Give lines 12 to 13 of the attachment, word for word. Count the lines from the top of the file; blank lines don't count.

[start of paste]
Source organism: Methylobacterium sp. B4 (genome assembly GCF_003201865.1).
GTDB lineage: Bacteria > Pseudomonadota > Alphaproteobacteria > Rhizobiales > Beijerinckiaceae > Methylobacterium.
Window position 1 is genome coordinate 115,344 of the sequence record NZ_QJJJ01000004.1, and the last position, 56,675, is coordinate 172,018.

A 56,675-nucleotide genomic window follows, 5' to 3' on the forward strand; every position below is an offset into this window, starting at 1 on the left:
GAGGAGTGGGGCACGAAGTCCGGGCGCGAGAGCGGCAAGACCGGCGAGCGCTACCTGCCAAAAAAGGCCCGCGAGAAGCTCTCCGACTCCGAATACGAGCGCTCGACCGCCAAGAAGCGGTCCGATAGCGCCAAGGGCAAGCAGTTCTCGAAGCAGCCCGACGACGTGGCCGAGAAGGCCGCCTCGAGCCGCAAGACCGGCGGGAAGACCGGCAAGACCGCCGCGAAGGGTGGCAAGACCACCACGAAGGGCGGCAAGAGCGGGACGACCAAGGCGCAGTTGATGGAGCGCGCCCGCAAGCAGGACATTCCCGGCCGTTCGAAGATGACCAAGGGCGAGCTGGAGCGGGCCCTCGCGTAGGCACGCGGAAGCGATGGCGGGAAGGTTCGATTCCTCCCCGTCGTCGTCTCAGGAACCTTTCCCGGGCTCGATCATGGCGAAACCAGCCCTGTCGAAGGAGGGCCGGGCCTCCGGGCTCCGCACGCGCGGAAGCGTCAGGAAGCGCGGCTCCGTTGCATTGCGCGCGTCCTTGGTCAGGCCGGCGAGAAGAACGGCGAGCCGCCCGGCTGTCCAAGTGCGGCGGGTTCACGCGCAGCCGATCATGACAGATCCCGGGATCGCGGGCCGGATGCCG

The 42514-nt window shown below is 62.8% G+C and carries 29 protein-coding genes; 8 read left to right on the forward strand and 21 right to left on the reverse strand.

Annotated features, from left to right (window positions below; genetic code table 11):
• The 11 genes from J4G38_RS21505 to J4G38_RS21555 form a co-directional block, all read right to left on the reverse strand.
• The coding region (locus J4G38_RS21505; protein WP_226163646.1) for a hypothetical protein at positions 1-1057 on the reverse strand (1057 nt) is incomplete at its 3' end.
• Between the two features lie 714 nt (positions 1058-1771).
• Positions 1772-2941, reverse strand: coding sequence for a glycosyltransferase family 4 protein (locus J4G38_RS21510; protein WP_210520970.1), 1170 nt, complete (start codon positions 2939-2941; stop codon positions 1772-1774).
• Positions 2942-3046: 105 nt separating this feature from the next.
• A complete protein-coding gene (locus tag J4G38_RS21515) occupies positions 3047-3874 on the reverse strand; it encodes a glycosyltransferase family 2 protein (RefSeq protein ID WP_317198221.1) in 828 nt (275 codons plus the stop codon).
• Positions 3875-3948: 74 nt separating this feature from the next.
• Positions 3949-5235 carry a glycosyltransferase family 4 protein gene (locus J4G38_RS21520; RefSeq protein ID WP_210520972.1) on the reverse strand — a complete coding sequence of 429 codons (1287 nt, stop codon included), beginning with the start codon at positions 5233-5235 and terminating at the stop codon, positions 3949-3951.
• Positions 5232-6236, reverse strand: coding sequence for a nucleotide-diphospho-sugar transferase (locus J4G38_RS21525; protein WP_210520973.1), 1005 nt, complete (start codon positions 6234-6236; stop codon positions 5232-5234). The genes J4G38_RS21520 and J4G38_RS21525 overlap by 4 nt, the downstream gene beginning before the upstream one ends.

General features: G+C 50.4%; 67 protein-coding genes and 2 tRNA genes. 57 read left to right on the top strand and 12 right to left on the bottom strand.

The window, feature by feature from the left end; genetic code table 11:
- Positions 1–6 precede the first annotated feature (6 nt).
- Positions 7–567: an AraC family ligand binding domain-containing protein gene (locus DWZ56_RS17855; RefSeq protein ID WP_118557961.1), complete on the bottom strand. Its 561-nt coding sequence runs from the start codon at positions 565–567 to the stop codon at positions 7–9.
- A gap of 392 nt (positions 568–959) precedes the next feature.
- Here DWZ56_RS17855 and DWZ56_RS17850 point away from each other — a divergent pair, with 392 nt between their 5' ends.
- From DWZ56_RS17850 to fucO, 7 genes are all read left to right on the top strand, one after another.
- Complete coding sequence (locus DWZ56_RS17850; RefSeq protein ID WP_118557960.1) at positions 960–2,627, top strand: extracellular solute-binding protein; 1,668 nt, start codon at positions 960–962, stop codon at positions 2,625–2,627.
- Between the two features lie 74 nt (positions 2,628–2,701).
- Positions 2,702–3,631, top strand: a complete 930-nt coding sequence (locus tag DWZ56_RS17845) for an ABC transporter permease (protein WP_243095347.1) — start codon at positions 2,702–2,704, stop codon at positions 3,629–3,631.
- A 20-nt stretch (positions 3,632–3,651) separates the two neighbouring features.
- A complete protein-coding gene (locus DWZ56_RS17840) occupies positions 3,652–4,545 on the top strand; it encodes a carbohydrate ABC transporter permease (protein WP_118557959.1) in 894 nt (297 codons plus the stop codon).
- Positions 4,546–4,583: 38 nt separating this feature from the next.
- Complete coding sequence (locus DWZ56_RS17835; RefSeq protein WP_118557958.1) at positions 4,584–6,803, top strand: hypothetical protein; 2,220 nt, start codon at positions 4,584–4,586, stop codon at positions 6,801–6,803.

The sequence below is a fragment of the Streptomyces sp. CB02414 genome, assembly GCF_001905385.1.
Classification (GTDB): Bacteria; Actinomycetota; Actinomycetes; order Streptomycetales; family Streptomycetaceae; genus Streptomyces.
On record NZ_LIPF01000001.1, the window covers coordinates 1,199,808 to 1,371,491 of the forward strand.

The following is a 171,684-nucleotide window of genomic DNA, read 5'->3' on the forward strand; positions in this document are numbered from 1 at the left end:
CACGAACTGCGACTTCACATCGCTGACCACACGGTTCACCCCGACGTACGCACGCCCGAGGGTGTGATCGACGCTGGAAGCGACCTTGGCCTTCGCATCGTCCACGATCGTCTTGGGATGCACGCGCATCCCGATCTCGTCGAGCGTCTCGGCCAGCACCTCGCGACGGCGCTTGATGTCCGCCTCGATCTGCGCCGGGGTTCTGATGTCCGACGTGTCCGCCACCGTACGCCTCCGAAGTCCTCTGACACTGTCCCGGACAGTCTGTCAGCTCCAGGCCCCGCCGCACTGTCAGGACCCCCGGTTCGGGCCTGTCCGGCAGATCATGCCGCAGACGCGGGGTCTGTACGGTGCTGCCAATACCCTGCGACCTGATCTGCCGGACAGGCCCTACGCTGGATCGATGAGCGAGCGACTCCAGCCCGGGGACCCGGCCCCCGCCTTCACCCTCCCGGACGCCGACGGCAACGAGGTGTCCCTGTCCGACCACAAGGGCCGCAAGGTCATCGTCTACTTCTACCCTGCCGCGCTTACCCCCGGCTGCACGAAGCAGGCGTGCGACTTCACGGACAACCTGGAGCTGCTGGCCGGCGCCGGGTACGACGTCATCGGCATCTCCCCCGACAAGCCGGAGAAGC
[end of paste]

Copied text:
• Positions 2942-3046: 105 nt separating this feature from the next.
• A complete protein-coding gene (locus tag J4G38_RS21515) occupies positions 3047-3874 on the reverse strand; it encodes a glycosyltransferase family 2 protein (RefSeq protein ID WP_317198221.1) in 828 nt (275 codons plus the stop codon).